'Worse things happen at sea' and 'There is nothing new under the sun' are two such replies I recall. So she would assure me that I should not feel my stated embarrassment or shame.

Psych Services spent the first few weeks finding the right drugs for me, with daily one to two-hour home visits and twice daily phone calls. At one stage, when one lot of unsuccessful meds was crossing over with replacement meds, I found myself trying to emerge from the fog and my greatest fear was in motion. I somehow found my phone and emailed her from my bed. An extract from 7 July 2009 reads:

'I am fading.'

'But this is a typical 3 am feeling. Snooze time again. Think of Gran; recite your poems if you can (even a few words will do) and drift off. xx'


'Good girl. Teacher's pet. xx'

This exchange and many others meant the world to me ... literally my whole world. Gentle, caring and 'there'.

Many people would have run a mile when my first unstable email blundered through. In fact she had every reason to duck: her sister, just one year younger than herself, had suffered mental illness most of her life which culminated in her suicide at age 50 in 1996. But she didn't duck, and I am so grateful.

But now, one year on, the time has come for Teacher's Pet to let go and stand strong. A strength emanating in a large part from a precious relationship that happen-chanced my way 31 years after the classroom door closed. A relationship captured forever in 6000 emails in an Outlook Express Inbox.

Fiona DouglasFollowing a two decade career in rural journalism and editing, Fiona Douglas now breeds mini dachshunds and paint horses on her farm at Gippsland, Victoria where she lives with her husband and their teenage daughters.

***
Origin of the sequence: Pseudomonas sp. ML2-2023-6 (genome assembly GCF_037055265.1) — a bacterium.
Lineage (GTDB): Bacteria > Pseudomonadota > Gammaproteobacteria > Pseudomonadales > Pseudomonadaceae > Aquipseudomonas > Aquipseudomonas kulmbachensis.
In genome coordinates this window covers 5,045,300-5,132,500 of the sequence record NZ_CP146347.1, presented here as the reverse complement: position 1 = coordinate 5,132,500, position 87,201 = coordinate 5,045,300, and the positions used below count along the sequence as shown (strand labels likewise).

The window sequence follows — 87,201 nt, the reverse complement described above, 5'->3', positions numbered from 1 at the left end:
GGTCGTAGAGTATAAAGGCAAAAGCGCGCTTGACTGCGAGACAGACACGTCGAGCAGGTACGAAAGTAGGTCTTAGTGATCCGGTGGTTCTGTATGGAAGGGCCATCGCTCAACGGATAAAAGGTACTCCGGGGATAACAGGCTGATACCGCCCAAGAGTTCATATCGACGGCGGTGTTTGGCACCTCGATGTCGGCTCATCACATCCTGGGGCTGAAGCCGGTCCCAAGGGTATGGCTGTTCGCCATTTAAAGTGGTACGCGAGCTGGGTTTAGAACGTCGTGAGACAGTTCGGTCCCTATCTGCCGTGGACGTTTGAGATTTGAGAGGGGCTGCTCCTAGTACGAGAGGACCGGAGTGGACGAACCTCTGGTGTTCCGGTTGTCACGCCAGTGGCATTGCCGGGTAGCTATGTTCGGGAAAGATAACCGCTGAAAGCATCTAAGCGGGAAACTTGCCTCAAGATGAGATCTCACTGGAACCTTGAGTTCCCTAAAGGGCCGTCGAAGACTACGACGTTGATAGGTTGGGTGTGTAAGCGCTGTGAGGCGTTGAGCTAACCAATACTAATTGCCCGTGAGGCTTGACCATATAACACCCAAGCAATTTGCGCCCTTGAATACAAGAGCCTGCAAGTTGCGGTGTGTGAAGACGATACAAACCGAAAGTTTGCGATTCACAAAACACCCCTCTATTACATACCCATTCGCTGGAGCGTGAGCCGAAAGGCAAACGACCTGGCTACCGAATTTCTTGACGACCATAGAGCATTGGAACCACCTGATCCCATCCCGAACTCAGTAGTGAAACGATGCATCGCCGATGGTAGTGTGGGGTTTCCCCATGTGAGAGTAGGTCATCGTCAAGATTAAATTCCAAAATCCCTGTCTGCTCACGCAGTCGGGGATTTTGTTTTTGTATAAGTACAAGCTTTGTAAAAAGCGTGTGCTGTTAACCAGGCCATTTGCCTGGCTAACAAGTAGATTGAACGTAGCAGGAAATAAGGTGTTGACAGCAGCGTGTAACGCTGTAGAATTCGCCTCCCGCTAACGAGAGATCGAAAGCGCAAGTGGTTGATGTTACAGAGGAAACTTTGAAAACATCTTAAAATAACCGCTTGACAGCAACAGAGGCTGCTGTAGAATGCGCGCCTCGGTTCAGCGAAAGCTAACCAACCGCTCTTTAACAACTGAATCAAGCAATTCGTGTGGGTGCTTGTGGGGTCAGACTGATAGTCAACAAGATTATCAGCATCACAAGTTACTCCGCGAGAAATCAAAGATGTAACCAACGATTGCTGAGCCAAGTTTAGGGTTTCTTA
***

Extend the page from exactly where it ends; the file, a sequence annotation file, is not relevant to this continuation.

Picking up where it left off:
Topic tags: Fiona Douglas, Depression, medication, greece, english teacher, teacher's pet



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Existing comments

What a beautiful piece!

Cassandra | 30 June 2010  

If it weren't for Eureka Street, where would we find writing like this?

Thank you, writer. Thank you publisher.

Frank | 30 June 2010  

God provides angels for us on a daily basis.
The hard thing is to recognise them.
A harder (or madder?) thing is to seek them out.

Fiona, your story is proof enough for me that there is a provident God, at times inspiring us to trust him; at others to trust our core instincts and reach out for help.

Thank you for sharing your experience with me and ES readers. I hope your story reaches an even wider audience.

Uncle Pat | 30 June 2010  

Thanks for sharing! I love the power of your honesty!

DC Green | 30 June 2010  

Such a lovely story. It demonstrates faith hope and love. Bless you Fiona and your wonderful caring teacher. Also thank you Eureka Street.

Stan | 30 June 2010  

Dear Fiona
Please do not 'steel yourself".Think instead of the possibility of transforming the tie.

In my case my son's RE teacher saved my life.Then he became my friend.And then-since there was dependence in that tie too-he became my fellow pilgrim.
Let it be...
Blessings to you...

Margaret | 30 June 2010  

Dear Fiona, Good on you for expressing so well the hell that is depression. Like you I am a sufferer, and like you I have a teacher from my past who has become my lifeline. I am so grateful for his love and encouragement. It was wonderful to read your peice. As my mentor would say, "Bravo, Keep Writing." God Bless you.

Barry Garner | 30 June 2010  

As an old English teacher, I can only hope that I too may have been so blessed as to help a student in their time of need. God bless us all.

DENISE MIEL | 30 June 2010